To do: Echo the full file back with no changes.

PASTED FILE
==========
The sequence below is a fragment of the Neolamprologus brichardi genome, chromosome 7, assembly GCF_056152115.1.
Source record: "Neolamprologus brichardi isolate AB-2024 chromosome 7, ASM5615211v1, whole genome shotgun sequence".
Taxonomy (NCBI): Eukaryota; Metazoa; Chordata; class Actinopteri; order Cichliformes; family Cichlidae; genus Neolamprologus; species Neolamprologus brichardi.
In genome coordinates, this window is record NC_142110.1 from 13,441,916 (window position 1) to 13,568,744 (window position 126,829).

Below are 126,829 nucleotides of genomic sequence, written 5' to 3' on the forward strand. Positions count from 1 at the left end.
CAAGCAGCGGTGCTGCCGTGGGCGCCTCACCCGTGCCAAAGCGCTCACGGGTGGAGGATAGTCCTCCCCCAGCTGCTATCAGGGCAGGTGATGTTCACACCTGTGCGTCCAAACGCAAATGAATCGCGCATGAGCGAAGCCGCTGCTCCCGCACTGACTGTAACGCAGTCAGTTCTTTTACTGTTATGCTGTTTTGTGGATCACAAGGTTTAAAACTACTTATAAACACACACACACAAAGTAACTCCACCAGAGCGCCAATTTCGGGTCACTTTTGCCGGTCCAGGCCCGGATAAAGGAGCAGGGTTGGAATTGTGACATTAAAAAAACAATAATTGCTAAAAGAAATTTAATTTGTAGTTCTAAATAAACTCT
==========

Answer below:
The sequence below is a fragment of the Neolamprologus brichardi genome, chromosome 7, assembly GCF_056152115.1.
Source record: "Neolamprologus brichardi isolate AB-2024 chromosome 7, ASM5615211v1, whole genome shotgun sequence".
Taxonomy (NCBI): Eukaryota; Metazoa; Chordata; class Actinopteri; order Cichliformes; family Cichlidae; genus Neolamprologus; species Neolamprologus brichardi.
In genome coordinates, this window is record NC_142110.1 from 13,441,916 (window position 1) to 13,568,744 (window position 126,829).

Below are 126,829 nucleotides of genomic sequence, written 5' to 3' on the forward strand. Positions count from 1 at the left end.
CAAGCAGCGGTGCTGCCGTGGGCGCCTCACCCGTGCCAAAGCGCTCACGGGTGGAGGATAGTCCTCCCCCAGCTGCTATCAGGGCAGGTGATGTTCACACCTGTGCGTCCAAACGCAAATGAATCGCGCATGAGCGAAGCCGCTGCTCCCGCACTGACTGTAACGCAGTCAGTTCTTTTACTGTTATGCTGTTTTGTGGATCACAAGGTTTAAAACTACTTATAAACACACACACACAAAGTAACTCCACCAGAGCGCCAATTTCGGGTCACTTTTGCCGGTCCAGGCCCGGATAAAGGAGCAGGGTTGGAATTGTGACATTAAAAAAACAATAATTGCTAAAAGAAATTTAATTTGTAGTTCTAAATAAACTCT